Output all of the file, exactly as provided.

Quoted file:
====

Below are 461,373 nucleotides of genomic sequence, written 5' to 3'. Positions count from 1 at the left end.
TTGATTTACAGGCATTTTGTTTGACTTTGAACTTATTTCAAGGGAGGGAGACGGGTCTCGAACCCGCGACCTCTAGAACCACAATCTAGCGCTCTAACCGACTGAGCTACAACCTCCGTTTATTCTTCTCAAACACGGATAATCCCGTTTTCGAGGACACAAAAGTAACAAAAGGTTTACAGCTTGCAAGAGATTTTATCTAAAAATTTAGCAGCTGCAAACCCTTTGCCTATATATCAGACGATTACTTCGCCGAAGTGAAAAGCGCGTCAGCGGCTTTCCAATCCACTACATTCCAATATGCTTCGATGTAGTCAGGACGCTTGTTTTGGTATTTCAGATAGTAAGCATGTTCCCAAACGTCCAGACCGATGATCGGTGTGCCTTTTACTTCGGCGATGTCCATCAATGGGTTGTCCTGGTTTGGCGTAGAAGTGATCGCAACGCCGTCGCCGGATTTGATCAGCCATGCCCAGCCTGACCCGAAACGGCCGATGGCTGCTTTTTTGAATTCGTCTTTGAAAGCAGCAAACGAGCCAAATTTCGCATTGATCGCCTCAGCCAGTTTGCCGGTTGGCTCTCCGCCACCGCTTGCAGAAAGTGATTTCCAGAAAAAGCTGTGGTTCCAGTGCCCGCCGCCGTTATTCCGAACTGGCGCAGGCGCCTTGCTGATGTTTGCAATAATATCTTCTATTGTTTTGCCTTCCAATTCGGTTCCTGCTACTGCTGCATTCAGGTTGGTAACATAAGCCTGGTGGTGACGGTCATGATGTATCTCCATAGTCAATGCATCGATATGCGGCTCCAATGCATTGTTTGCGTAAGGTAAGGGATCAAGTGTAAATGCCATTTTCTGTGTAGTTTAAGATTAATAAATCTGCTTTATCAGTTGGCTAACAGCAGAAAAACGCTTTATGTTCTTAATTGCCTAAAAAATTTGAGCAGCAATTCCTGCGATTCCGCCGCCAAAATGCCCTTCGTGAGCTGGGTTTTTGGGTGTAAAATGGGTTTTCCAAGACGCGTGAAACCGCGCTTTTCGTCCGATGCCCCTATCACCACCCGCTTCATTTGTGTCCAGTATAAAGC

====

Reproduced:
Below are 461,373 nucleotides of genomic sequence, written 5' to 3'. Positions count from 1 at the left end.
TTGATTTACAGGCATTTTGTTTGACTTTGAACTTATTTCAAGGGAGGGAGACGGGTCTCGAACCCGCGACCTCTAGAACCACAATCTAGCGCTCTAACCGACTGAGCTACAACCTCCGTTTATTCTTCTCAAACACGGATAATCCCGTTTTCGAGGACACAAAAGTAACAAAAGGTTTACAGCTTGCAAGAGATTTTATCTAAAAATTTAGCAGCTGCAAACCCTTTGCCTATATATCAGACGATTACTTCGCCGAAGTGAAAAGCGCGTCAGCGGCTTTCCAATCCACTACATTCCAATATGCTTCGATGTAGTCAGGACGCTTGTTTTGGTATTTCAGATAGTAAGCATGTTCCCAAACGTCCAGACCGATGATCGGTGTGCCTTTTACTTCGGCGATGTCCATCAATGGGTTGTCCTGGTTTGGCGTAGAAGTGATCGCAACGCCGTCGCCGGATTTGATCAGCCATGCCCAGCCTGACCCGAAACGGCCGATGGCTGCTTTTTTGAATTCGTCTTTGAAAGCAGCAAACGAGCCAAATTTCGCATTGATCGCCTCAGCCAGTTTGCCGGTTGGCTCTCCGCCACCGCTTGCAGAAAGTGATTTCCAGAAAAAGCTGTGGTTCCAGTGCCCGCCGCCGTTATTCCGAACTGGCGCAGGCGCCTTGCTGATGTTTGCAATAATATCTTCTATTGTTTTGCCTTCCAATTCGGTTCCTGCTACTGCTGCATTCAGGTTGGTAACATAAGCCTGGTGGTGACGGTCATGATGTATCTCCATAGTCAATGCATCGATATGCGGCTCCAATGCATTGTTTGCGTAAGGTAAGGGATCAAGTGTAAATGCCATTTTCTGTGTAGTTTAAGATTAATAAATCTGCTTTATCAGTTGGCTAACAGCAGAAAAACGCTTTATGTTCTTAATTGCCTAAAAAATTTGAGCAGCAATTCCTGCGATTCCGCCGCCAAAATGCCCTTCGTGAGCTGGGTTTTTGGGTGTAAAATGGGTTTTCCAAGACGCGTGAAACCGCGCTTTTCGTCCGATGCCCCTATCACCACCCGCTTCATTTGTGTCCAGTATAAAGC